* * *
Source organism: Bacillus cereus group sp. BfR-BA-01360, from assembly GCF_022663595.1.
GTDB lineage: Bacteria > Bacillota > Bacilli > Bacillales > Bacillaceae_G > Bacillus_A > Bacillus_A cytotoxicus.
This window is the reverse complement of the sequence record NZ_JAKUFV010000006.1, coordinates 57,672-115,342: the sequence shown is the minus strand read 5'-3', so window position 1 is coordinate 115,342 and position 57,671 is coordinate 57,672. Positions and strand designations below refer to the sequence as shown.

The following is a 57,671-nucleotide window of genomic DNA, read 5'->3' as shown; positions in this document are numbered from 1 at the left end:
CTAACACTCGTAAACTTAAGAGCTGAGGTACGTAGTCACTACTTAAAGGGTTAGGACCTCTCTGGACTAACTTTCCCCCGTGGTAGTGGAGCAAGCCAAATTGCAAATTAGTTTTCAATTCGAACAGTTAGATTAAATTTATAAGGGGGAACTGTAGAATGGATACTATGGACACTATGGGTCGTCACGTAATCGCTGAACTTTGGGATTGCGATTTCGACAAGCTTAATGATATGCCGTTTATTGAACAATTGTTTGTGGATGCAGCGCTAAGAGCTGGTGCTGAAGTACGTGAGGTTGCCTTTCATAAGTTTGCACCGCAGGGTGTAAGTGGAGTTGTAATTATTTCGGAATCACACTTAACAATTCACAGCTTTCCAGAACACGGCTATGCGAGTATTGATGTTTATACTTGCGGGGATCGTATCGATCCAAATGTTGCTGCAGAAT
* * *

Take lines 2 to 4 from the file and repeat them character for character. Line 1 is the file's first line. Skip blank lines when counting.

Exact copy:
GTDB lineage: Bacteria > Bacillota > Bacilli > Bacillales > Bacillaceae_G > Bacillus_A > Bacillus_A cytotoxicus.
This window is the reverse complement of the sequence record NZ_JAKUFV010000006.1, coordinates 57,672-115,342: the sequence shown is the minus strand read 5'-3', so window position 1 is coordinate 115,342 and position 57,671 is coordinate 57,672. Positions and strand designations below refer to the sequence as shown.

The following is a 57,671-nucleotide window of genomic DNA, read 5'->3' as shown; positions in this document are numbered from 1 at the left end: